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Bruce House “is a non-profit service organization in support of women, men, and children living with HIV who may be dealing with addiction, mental health issues, homelessness and incarceration. They support a diverse population including members of the LGBTQ, ACB (African, Caribbean, and Black), and Indigenous communities as well as newcomers to Canada. Bruce House ensures that their clients have access to equality, housing stability, supported independence, and opportunities for healthy living.” (Source: Bruce House website).
The cover of Bruce House’s Annual Report 2022 – 2023 features Ace’s work Stop Saying HIV/AIDS is in the Past (because it is not). The work was created in 2011 to draw attention to the waning government and international support for HIV/AIDS programs, services and information, and the lack of media attention concerning the on-going impact of HIV in First World countries and the tragic state of AIDS in the Third World. Sadly, in the 12 years since the creation of this work, the situation has only become increasingly dire.
As an overtly strong political statement, the work remains uncomfortably relevant and is a reminder of the urgent need for increased advocacy and protest on all fronts, especially in light of the targeted erosion of LGBTQIP2SA+ human rights and escalating acts of violence aimed at our transgender family.
Stop saying that HIV/AIDS is in the past (because it is not) (2011), was exhibited in the Carleton University Art Gallery exhibition in 2020-2021 To Be Continued: Troubling the Queer Archive. Exhibition curators cara tierney and Anna Shah Hoque wrote: “The AIDS pandemic has had a ravaging effect on the queer community. From its outbreak in the 80s and up until today, it continues to affect those most disproportionately marginalized by the larger structural inequities that govern contemporary society. Historically, the impact on the queer community meant severe losses at the level of the individual and the collective. Musicians, playwrights, visual artists, dancers – creatives of all disciplines, as well as their audiences struggled to keep each other alive and provide dignified deaths in the face of overwhelming social neglect amplified by the homophobic and racist attitudes that govern the public response towards sexuality and illness.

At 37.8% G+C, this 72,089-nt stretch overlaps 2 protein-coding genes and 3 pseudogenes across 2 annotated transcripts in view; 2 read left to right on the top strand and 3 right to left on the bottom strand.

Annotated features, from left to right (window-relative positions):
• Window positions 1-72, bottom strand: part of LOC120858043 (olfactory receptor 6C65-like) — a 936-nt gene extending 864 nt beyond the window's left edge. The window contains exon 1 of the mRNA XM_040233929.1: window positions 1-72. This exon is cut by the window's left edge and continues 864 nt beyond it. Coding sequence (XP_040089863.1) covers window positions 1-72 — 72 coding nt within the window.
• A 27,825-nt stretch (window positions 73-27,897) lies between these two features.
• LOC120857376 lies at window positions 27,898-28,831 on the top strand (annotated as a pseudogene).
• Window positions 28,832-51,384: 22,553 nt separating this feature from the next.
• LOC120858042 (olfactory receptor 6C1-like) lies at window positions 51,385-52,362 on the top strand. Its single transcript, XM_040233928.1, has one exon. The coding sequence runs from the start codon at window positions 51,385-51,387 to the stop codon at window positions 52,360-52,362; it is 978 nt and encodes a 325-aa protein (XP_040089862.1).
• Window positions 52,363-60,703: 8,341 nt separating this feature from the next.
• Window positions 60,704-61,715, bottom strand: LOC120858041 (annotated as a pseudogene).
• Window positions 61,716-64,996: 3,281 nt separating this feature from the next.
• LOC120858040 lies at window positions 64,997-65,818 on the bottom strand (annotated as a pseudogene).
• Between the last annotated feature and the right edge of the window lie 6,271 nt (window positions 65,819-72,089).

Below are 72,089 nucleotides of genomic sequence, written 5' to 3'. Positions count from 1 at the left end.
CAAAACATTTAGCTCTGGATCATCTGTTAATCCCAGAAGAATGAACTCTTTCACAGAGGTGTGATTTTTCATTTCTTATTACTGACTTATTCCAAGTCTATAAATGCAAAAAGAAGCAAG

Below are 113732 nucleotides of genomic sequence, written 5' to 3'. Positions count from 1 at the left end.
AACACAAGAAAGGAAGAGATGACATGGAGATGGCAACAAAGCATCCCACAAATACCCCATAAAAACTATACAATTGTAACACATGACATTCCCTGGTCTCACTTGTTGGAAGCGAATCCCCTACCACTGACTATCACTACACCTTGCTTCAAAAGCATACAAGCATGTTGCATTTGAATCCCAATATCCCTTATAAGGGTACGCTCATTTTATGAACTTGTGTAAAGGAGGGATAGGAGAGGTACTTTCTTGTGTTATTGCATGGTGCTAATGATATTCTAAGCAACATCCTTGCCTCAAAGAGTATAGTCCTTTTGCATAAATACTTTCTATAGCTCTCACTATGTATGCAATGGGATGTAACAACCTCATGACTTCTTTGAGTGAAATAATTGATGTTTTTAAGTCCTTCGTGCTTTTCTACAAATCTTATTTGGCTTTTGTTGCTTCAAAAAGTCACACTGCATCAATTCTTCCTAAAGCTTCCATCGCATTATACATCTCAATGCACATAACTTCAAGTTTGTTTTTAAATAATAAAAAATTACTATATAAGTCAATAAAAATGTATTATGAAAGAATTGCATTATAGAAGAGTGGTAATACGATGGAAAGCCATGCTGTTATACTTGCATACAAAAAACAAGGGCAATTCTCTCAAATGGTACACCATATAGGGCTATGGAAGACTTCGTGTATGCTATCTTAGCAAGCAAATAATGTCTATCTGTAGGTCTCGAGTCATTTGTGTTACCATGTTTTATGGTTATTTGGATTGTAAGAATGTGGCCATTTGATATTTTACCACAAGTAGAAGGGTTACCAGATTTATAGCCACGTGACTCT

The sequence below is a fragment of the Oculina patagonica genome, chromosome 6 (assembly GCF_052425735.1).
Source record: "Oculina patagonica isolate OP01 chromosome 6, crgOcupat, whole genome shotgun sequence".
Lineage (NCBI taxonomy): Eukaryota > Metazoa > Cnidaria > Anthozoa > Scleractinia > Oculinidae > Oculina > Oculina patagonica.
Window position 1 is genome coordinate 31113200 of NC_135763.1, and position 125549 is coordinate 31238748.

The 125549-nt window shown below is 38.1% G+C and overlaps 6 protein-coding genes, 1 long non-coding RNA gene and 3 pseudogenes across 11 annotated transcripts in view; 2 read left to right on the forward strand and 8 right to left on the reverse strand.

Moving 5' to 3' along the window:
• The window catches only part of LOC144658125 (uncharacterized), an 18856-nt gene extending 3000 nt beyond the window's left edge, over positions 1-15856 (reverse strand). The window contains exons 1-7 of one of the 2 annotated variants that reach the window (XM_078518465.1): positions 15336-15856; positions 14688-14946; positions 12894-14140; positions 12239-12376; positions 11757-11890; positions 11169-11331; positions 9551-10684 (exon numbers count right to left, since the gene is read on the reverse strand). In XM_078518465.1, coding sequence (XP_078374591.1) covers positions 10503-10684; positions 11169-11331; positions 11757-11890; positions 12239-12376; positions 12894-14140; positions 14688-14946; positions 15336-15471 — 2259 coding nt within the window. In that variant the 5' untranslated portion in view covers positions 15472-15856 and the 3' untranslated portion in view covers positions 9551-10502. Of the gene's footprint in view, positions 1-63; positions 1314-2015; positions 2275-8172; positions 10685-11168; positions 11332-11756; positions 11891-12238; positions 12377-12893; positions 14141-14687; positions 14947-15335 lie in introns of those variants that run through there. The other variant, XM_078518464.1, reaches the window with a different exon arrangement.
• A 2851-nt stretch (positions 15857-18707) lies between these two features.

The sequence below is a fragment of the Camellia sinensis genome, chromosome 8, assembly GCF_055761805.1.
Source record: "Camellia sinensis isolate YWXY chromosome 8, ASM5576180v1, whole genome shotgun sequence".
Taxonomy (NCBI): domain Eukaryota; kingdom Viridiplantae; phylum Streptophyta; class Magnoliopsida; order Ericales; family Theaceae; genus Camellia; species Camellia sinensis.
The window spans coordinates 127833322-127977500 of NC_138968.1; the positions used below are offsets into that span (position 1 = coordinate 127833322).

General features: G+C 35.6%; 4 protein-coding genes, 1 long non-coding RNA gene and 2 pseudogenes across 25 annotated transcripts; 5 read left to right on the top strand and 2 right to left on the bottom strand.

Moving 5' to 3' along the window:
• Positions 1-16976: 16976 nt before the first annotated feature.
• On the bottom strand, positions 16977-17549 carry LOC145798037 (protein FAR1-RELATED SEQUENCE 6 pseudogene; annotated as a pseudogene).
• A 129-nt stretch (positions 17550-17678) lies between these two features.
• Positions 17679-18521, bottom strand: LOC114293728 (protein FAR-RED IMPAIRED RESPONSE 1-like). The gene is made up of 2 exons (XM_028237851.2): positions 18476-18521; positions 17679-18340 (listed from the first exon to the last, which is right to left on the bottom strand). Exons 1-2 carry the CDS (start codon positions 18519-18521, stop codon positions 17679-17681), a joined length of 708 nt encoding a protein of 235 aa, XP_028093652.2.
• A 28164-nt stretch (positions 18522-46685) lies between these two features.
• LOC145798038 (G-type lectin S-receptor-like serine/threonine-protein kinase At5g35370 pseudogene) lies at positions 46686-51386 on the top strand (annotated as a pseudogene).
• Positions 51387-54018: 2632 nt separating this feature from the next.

The introduction of a treatment (seen here in the ubiquitous blue and white AZT pill) while providing a framework for the development of sustainable management of the virus has been accompanied by the ongoing task of continuing to educate a larger population whose stigmatization of the virus has an inordinate wall of ignorance to overcome. The “state of emergency” public discourse pronounced in the early days of the pandemic, like other forms of socially secured rights and stability, has since subsided which again, fosters the neglect to support those most strongly affected who continue to suffer.”
Please consider making a charitable donation to Bruce House (here).
Also see Nigig News 2023: Ace and Heffel Donate Proceeds of “Erased” to Bruce House (Ottawa).